This week: the Winter Olympics
The 1980 Winter Olympic Games, Starting Feb. 12, will be a thrilling international event which you can watch on TV. You'll see huge, icy sled runs where big sleighs called bobsleds plunge downhill faster than 90 miles an hour. Ski jumpers will leap off ramps almost 300 feet high and soar through the air at 60 miles an hour -- that's faster than cars are allowed to go on the expressway.
Every four years, countries around the world send athletes to compete in winter and summer sports. This year, the winter games will be in a small town in New York State called Lake Placid.
The 1,400 male and female athletes will be coming from such places as Russia, China, England, Japan, and the United States to see which ones will become the world's champion figure skaters, skiers, sledders, and hockey players.
When you watch the Olympic Games, you will see certain people who are particularly good at their sports. They are the "favorites." Some Americans are favorites. One is Linda Fratianne, a figure skater. Another is Jim Denney, a ski jumper.
The Olympics are an international tradition. They originated in 776 BC, when the people of ancient Greece gathered their finest athletes to compete once every four years. These games became the pride of Greece, symbolizing its strength and beauty.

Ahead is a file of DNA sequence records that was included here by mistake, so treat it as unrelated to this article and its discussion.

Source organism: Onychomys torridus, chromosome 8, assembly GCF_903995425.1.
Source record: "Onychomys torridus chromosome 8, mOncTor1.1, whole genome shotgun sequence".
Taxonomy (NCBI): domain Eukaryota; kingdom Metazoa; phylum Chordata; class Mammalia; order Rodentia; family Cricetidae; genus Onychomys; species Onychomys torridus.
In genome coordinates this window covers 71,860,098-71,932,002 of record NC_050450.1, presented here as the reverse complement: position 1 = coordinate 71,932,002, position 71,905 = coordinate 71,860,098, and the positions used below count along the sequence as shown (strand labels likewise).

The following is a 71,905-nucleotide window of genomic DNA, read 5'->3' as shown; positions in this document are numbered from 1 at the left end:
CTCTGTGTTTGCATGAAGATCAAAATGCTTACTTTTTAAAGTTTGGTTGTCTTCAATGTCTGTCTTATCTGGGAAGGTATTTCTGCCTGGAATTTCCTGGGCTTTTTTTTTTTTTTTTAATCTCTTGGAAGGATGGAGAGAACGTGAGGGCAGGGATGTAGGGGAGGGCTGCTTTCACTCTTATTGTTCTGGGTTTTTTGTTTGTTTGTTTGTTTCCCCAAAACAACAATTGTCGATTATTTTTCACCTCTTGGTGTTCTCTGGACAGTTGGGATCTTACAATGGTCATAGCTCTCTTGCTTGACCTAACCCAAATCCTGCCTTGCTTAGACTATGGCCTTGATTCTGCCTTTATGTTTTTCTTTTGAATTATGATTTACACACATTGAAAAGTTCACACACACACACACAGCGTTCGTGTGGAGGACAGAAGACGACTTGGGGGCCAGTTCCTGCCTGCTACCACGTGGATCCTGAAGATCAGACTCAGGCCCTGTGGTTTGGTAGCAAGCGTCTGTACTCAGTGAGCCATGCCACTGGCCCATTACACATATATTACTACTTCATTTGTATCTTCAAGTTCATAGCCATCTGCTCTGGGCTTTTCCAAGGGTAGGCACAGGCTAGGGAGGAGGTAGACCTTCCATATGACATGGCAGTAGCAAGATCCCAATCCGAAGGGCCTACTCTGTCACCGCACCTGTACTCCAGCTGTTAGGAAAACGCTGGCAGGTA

Now, thousands of years later, the countries participating are equally proud of their athletes. These people are considered the most physically fit in the world.
Competitors must be amateurs. Professionals, who are paid to perform their sport, may not participate. Members of hockey teams, such as the Buffalo Sabres or the Pittsburgh Penguins, or skaters in the Ice Capades cannot take part in the Olympics, because they are professionals.
Preparing for the Olmpics is a lot of work. Athletes who hope to be in the games spend years getting into good physical shape and practicing their sports for many hours every day. They go to school during special hours so that they will have lots of practice time.
It is very expensive to have the best equipment and coaching. In some countries, such as Russia, the government pays for training. But in other cuntries, such as the United States, it is up to the athlete or his or her parents to pay all the expenses.
Olympic competitors want to win for many reasons. They have spent lots of time and money getting ready for the event. Also, they want the country they are representing to be proud of them.